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Lighting design is perhaps one of the most important, but often overlooked, steps in planning a commercial or residential interior. Here are a few tips that will help you make the right decisions when it comes to lighting.

Layered Lighting

Lighting is best when it’s “layered” as was done in the above kitchen by XTC Design Inc. Lighting layers are created when different types of lighting as well as different lighting levels are introduced into a room. Consider using a mixture of fixture types including recessed, sconce, pendant, and even floor lamps to create visual interest. Dimmers are ideal for energy savings and for creating different moods in the room, but work best when different fixture types are placed on separate dimmers. This way, different types of lighting can be raised or lowered depending on the task at hand. The best way to set up a variety of pre-set lighting levels is to install a scene control switch.

Proportional Dining Room Fixture

Size DOES matter
In the world of lighting sizing, proportion and spacing really matters. In dining rooms or boardrooms where chandeliers or pendant fixtures are being installed go big or go home! The rule of thumb for fixture size: multiply the room’s width (in feet) by two. The resulting number is the ideal diameter for the fixture, but in inches. So, a 10 foot wide room needs a 20 inch diameter fixture. You could also base the lighting size on the length of the table – diameter should be about 1/3 the length. The selection of fixture shown in the dining room above (designed by Kelly Deck) offers excellent proportion and impact. How high should the light be mounted? Residentially it should be mounted between 30-36” above the table. Commercially, consider the use of the room – is there a whiteboard or TV screen in the room? If so, mount the fixture to ensure minimal impact to sight lines.
Spacing of recessed fixtures is another important consideration. Although it will depend on the fixture and lamp type, a typical baseline is to install fixtures 12-24” from the wall and approximately 48” from each other. In a kitchen, however, lights should be spaced about 9” from the edge of the upper cabinet – see the photo below for an example of optimal placement. Generally, lights should be about half as close to the walls as they are to each other.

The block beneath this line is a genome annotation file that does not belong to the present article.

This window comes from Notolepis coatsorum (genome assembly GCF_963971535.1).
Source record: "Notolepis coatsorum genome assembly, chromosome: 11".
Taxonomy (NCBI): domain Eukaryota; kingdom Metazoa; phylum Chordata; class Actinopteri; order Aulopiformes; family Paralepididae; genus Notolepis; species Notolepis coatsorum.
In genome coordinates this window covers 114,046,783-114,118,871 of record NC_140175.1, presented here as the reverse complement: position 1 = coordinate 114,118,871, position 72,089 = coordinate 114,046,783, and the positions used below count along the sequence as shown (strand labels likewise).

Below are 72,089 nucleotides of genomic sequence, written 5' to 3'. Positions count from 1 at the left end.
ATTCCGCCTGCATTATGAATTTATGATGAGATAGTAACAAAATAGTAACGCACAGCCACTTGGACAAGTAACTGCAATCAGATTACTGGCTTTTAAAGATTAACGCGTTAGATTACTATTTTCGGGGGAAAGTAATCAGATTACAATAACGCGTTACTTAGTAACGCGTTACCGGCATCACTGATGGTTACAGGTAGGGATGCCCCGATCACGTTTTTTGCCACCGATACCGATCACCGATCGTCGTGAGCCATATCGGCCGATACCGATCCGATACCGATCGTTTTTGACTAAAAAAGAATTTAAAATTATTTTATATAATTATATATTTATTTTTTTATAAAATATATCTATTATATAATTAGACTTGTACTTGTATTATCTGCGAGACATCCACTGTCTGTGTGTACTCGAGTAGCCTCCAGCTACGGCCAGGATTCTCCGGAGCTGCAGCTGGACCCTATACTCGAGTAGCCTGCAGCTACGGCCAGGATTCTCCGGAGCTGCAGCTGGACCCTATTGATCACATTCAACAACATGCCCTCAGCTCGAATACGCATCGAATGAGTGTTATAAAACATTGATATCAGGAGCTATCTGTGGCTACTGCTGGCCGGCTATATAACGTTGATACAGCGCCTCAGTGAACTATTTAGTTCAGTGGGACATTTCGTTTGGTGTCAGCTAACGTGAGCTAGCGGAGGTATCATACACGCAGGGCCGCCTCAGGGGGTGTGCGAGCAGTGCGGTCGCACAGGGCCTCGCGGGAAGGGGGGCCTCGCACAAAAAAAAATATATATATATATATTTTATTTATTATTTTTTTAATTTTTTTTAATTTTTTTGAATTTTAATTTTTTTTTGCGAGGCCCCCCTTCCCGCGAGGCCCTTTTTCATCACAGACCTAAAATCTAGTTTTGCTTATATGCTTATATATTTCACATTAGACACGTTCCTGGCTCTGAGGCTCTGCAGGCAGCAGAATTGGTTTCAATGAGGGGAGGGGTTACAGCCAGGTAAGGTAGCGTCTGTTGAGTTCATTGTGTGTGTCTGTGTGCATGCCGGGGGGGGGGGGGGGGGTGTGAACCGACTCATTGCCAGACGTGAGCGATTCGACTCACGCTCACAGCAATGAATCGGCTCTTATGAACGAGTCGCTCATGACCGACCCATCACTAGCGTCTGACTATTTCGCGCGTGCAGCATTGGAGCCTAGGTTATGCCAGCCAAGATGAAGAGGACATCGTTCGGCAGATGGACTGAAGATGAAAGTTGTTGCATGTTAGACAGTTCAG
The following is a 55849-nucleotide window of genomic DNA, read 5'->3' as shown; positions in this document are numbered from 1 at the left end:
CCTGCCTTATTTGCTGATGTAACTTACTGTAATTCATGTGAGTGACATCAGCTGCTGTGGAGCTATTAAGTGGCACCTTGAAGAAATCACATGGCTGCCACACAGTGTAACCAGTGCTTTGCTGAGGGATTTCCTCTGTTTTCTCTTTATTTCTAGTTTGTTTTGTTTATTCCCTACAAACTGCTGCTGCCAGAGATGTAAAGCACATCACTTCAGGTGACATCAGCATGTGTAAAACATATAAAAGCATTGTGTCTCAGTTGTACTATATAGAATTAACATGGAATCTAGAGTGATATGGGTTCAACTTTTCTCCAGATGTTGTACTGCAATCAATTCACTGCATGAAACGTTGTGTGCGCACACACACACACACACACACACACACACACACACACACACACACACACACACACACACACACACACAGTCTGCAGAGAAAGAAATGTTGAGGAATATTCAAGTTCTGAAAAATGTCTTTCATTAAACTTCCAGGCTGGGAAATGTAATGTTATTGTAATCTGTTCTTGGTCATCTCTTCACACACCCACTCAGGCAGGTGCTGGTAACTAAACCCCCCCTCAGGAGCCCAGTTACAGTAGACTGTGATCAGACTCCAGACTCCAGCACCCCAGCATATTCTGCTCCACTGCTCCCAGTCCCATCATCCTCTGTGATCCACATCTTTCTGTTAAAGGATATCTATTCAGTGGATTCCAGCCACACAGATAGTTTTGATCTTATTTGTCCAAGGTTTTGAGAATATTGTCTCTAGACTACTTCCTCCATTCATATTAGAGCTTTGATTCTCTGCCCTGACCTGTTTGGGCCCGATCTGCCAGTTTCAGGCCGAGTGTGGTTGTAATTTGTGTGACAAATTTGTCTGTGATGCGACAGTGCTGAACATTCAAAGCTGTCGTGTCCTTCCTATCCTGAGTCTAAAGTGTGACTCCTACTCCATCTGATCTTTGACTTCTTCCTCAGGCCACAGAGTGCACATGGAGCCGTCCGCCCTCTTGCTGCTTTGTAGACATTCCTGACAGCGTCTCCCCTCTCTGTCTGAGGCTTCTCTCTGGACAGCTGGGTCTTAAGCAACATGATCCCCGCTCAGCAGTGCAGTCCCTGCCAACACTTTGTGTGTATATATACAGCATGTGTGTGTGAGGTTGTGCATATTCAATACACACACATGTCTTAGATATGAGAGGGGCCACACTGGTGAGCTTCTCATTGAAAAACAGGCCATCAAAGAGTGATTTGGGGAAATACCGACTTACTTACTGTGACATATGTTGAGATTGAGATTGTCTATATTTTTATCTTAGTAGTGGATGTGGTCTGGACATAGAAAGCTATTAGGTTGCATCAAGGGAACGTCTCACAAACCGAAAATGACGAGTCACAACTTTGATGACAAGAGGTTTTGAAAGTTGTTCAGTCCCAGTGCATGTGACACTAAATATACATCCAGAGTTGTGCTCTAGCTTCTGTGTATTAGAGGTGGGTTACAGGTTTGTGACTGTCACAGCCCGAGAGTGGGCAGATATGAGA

Kitchen Lighting Spacing

LED facts
Although LED technology is improving almost daily, there are what is provacyl still some drawbacks to this lamp type. Think LED’s are low heat? Surprisingly, 75-85% of their energy goes to heat and because of this, LED’s do not last very long in warm places. LED’s degrade over time, meaning that their light output decreases. Check the manufacturer’s stats for light degradation and compare. An LED lamp should be replaced once it’s degraded by 70% for task lights and 50% for decorative. LED’s have lower light distribution and are often high glare because the beam spread is more focused, so make sure to decrease the typical lighting spacing (of 48”) to ensure an even level of lighting. Finally, don’t be fooled not all LED lamps are created equal. Check to see if the lamp has been tested to meet standards, specifically IES-LM-79 and IES-LM-80. Also compare your lamps side by side by placing them on a table and shining them towards the ceiling, which one offers the best level of light?

Color Rendering

Color Temperature and Color Rendering
Different lamp types produce different colors of light; different lighting temperatures change the way we perceive colors in a room. If the room has cooler colors, like blues or purples, look for a lamp with a cooler color temperature between 3000-3500 Kelvins (K). If the room has warmer colors, like reds or yellows, look for a lamp with a warmer color temperature between 2700-2800 K. One hard fast rule regarding color temperature – do not mix them in a room, always keep color temperature consistent.
Now, different lamp types also affect the intensity of color. Look for lamps with a high color rendering index (CRI); 100 is the highest. The higher the CRI, the more vibrant the color; lamps with low CRI values tend to wash out the colors. Refer to the image of the vegetables for an example of CRI impact. Incandescent and halogen lamps have a CRI of 95 or higher; some fluorescents can also rate high.

Excellent lighting design by Tripped on Light Design Inc. for Yew Restaurant

Even with all these tips, sometimes you need a little help when it comes to lighting. Either contact your qualified Interior Design Professional or turn to an accredited lighting designer such as Tripped on Light Design Inc. in Texada, BC.

A dramatic lobby with lighting designed by Tripped on Light Design Inc.

» Want some help lighting your home or commercial space? Contact Hatch Interior Design located in Kelowna, BC – Leigh is a Registered Interior Design Professional.

  1. […] being colour temperature and colour rendering. For a little more information on these check out our previous post on the […]

    Pingback by ELEMENTS OF DESIGN PART 4: LIGHT | Hatch Interior Design on December 19, 2012 at 10:21 am

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